After recent events in the world of cricket, it’s that time of the year again, when Sundays are reserved for playing gully cricket! 😀
I have always been a cricketer, training under Brijesh Patel and Anil Kumble at the BPCA, starting at the tender age of 12. Now, it’s been almost three years since I held a bat in my hand and played the game, and yesterday, it was back to basics! In front of my house, there’s a good 20 yards of space to play cricket in, and when we were still young, innocent kids, the entire compound got together to play. I learnt how to play the game here, in front of my house, and yesterday, I walked down memory lane again.
I bought a tennis ball and dusted my old bat and coaxed my terrorist brother to abandon his studies and play with me. We started playing something called “short cricket” where the batsman can become out with a “pitch catch” and by hitting the ball out of the compound. We played for nearly three hours, with a cousin of ours, who stays close by also joining in. 😀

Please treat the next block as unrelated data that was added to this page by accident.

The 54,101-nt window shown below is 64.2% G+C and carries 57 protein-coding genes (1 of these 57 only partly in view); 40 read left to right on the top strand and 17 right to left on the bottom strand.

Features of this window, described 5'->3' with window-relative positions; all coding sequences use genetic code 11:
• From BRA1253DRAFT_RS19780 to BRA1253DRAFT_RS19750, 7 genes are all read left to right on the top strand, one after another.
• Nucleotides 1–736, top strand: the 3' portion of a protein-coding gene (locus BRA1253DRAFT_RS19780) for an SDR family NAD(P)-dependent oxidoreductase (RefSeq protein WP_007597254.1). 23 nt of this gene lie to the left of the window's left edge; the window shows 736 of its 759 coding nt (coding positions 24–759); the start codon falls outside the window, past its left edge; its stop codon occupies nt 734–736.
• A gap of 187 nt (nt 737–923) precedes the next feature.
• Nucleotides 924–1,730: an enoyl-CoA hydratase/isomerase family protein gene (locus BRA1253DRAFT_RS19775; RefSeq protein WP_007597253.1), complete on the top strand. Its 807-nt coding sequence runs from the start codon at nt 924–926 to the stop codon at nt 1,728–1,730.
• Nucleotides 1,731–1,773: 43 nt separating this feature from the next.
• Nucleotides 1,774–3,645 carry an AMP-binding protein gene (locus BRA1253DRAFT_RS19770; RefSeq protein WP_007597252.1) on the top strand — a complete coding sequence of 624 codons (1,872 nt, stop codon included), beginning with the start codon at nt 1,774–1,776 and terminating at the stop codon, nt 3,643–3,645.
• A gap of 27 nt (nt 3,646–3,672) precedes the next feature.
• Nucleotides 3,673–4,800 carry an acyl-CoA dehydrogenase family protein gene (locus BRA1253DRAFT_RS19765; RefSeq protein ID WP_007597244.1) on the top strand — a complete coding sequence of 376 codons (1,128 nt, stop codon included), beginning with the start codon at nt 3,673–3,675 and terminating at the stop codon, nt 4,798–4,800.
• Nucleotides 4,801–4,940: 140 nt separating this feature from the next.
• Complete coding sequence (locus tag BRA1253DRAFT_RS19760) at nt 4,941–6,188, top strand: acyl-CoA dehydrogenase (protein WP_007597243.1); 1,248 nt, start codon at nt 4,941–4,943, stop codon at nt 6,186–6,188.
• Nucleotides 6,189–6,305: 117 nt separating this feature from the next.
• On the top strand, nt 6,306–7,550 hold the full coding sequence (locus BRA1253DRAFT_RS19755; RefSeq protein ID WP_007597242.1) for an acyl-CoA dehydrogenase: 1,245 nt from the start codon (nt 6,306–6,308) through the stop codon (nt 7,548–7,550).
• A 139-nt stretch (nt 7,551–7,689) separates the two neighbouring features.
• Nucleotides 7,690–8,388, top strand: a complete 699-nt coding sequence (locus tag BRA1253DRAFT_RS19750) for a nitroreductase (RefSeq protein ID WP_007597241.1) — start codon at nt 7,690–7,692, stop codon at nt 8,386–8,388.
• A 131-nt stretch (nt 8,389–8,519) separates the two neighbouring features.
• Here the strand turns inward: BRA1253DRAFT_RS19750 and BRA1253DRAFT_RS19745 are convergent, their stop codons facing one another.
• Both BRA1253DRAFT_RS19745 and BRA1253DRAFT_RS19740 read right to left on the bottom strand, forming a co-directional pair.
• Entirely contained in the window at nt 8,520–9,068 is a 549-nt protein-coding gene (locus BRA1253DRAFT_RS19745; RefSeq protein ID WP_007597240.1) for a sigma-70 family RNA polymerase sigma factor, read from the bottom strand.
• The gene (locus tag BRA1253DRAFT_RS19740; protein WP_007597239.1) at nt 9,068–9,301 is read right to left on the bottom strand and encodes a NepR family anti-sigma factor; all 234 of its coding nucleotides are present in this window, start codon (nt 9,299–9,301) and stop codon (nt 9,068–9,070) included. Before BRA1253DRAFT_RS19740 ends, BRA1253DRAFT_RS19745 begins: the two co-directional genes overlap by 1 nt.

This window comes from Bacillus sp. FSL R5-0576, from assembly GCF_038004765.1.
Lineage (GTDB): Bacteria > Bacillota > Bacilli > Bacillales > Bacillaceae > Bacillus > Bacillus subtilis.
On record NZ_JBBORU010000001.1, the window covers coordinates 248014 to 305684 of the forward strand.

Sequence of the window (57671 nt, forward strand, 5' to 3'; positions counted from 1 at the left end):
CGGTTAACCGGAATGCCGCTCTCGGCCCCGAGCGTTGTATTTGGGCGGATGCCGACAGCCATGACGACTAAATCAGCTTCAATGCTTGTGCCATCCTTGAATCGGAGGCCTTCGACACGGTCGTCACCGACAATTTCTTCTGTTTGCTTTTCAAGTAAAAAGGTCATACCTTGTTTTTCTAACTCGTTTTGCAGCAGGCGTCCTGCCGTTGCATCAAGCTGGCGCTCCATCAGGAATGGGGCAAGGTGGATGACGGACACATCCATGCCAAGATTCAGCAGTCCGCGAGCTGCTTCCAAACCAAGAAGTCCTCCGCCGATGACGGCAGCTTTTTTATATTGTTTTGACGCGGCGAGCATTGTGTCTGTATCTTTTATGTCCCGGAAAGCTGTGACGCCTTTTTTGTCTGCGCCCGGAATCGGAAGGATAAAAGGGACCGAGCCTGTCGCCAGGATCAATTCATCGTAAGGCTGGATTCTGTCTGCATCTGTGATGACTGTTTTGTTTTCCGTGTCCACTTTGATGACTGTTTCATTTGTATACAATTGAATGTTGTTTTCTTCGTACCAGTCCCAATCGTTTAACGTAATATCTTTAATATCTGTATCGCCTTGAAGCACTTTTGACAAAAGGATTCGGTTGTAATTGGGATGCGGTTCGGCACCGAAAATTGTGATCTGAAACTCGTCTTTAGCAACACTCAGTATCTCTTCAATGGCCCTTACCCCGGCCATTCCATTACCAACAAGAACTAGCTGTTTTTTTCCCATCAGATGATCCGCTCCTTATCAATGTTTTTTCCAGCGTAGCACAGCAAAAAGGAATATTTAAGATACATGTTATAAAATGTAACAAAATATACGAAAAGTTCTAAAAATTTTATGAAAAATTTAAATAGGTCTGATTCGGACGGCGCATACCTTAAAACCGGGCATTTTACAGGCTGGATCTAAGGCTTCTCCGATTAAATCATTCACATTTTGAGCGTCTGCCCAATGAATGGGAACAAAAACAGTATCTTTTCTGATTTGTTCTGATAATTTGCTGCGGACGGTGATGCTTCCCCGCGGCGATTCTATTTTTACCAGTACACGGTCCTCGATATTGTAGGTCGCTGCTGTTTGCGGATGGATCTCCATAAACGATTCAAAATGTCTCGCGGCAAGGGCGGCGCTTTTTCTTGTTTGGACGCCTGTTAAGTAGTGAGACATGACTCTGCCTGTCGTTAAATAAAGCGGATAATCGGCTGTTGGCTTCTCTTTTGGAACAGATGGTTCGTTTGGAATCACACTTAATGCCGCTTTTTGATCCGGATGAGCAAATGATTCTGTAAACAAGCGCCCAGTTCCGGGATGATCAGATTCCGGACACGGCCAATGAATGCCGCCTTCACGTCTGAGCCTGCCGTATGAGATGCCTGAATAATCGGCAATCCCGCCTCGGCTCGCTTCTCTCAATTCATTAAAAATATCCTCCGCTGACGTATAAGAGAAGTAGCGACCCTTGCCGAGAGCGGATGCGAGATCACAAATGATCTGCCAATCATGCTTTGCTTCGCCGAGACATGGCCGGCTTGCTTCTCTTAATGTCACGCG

I had almost forgotten the quirky little things like calling out “Ball, please!” to passers by, whenever the ball went out of the gate and on to the main road; calling out “Fast Appeal!” whenever the ball missed my bat and hit the wicket; refusing to give up my wicket unless there was hard evidence that the ball hit the makeshift wicket; running behind the ball trying to prevent it from reaching the other end of the compound for a boundary; and all the other funny little things that kids do when they play cricket. 😀
We reminisced about the time when cricket in our compound was a major event – kids from all over the neighborhood would come to play here, we once had installed a 60-watt bulb through some very ingenious engineering and played through the night – our very own version of floodlight cricket! 😀
Oh, those were the days! We stopped playing when I hit the ball out of the gate and it landed inside a passing auto and the auto guy never realized it and drove away with the tennis ball inside! Bastard! 😀
Image Courtesy: The Hindu